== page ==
Pingtan Keqiutou Archaeological Site Park, a New Business Card of Cultural Tourism

Updated: November 7, 2019 Source: Belt and Road Portal
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Recently, the Chinese Government Website ( released the list of the eighth batch of key cultural relic protection units in China (hereinafter referred to as "national protection units"), among which the site group of Keqiutou in Pingtan was included. The news has instantly gone viral in the circle of friends.

Pingtan Keqiutou site, which is archaeologically identified as the place where the history of Fuzhou ancestors started, is the earliest site found in the coastal area of Fujian Province, and also one of the earliest Neolithic sites found in the west coast of Taiwan Strait.

Keqiutou site group is located between Shanxianmei village and Jianhu village in Supingpian area. From south to north, it includes three sites: Keqiutou site, Donghuaqiu site and Guishan site, with a total area of over 160,000 square meters.

In 1958, Keqiutou cultural site was found in the general survey of Fujian Province; in September 1985, the archaeological team of Fujian Museum carried out excavation; in January 1989, it was renamed as "Keqiushan site". After An Zhimin, a famous Chinese archaeologist, inspected the site, he suggested that it should be named as "Keqiutou culture". On March 26, 1991, the "Keqiutou site" was awarded "Provincial Cultural Relics Protection Unit" by the People’s Government of Fujian Province.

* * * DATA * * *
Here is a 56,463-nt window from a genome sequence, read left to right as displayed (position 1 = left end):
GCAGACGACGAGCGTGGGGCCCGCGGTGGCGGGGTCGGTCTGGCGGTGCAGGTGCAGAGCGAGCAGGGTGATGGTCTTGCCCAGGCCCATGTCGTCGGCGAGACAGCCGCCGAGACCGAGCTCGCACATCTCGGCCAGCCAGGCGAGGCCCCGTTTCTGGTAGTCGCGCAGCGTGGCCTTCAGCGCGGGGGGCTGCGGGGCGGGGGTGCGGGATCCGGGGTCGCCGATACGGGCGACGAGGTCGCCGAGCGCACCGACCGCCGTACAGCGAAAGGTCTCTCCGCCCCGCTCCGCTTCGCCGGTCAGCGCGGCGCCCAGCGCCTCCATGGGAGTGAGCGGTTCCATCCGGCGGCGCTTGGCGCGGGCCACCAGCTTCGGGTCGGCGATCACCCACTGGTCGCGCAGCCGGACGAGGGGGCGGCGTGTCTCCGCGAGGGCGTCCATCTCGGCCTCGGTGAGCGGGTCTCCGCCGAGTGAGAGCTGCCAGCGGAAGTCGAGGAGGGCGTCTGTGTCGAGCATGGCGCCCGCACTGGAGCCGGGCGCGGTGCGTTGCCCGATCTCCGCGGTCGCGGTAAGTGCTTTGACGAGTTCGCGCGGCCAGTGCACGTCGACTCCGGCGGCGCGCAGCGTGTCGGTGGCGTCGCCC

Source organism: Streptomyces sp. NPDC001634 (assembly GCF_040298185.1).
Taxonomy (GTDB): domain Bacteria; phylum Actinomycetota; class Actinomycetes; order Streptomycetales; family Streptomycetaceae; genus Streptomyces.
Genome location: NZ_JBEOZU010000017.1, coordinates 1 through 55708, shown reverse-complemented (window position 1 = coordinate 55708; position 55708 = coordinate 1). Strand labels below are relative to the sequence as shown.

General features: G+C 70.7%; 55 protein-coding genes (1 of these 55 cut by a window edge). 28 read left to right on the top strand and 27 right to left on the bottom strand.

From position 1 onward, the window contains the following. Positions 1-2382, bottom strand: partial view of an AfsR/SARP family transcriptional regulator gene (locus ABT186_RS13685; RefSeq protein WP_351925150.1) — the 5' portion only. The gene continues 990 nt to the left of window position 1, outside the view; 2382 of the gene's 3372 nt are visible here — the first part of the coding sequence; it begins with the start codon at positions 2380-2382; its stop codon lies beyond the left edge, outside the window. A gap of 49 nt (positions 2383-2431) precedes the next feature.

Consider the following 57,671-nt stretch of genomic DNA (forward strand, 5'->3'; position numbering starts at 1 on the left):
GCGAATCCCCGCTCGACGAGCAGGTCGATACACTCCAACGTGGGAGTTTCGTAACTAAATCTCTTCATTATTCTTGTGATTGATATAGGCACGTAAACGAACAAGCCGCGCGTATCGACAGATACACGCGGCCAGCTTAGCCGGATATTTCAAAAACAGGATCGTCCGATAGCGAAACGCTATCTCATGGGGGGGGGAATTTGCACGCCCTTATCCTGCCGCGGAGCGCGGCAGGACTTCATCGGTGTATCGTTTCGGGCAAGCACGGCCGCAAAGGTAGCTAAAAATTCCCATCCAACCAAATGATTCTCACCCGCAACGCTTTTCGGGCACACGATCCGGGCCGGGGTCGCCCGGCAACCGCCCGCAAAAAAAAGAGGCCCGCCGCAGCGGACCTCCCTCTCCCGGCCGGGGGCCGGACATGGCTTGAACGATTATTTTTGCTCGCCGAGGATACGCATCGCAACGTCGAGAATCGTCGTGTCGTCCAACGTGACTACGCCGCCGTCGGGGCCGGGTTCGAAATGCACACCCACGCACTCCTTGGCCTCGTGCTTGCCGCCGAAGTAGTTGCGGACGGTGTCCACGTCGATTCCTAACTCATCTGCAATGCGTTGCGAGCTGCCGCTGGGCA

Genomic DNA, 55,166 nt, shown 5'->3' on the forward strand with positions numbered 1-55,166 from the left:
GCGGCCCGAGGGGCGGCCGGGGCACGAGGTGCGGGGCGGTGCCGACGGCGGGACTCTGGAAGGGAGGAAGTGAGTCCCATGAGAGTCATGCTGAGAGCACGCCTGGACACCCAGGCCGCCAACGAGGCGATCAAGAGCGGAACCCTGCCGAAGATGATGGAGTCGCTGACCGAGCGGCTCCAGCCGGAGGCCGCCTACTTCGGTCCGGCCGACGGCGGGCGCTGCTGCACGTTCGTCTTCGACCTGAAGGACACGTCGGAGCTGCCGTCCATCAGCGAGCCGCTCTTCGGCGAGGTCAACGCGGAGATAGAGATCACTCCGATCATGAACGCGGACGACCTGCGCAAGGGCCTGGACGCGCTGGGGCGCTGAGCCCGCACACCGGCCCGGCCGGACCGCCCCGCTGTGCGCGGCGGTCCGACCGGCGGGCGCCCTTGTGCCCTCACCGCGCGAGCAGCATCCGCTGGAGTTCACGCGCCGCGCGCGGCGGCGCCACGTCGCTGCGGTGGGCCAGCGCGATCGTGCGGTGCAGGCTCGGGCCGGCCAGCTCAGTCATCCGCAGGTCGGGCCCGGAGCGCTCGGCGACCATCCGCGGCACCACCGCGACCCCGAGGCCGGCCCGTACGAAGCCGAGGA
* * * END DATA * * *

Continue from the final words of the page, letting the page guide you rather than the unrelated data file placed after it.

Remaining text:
In 2004, the Sino-US joint archaeological team, which was composed of Fujian Museum, Bishop Museum of Hawaii and the Department of Anthropology of the University of Hawaii, carried out a month-long excavation work, with many surprises, at the site of Keqiutou. Donghuaqiu site and Guishan site were discovered in 2015 and 2016, which proves that Pingtan has large Bronze-age settlement sites.

In 2016, Barry Rolett, a professor of the Department of Anthropology at the University of Hawaii in the United States and an archaeologist, came along with the archaeological team of the Fujian Provincial Museum for investigation. "The archaeological sites and cultural relics unearthed here show the connection between Pingtan and the Pacific Islands. The archaeological community has also confirmed that Keqiutou site group in Pingtan is the oldest archaeological site along the coast of Fujian Province." Rolett said so during the investigation of Guishan site.

In November 2017, the International South Island language Group Archaeological Research Base was established, becoming the first international South Island language group archaeological research institution in China, which is dedicated to the prehistoric archaeological investigation, excavation and research on both sides of the Taiwan Strait.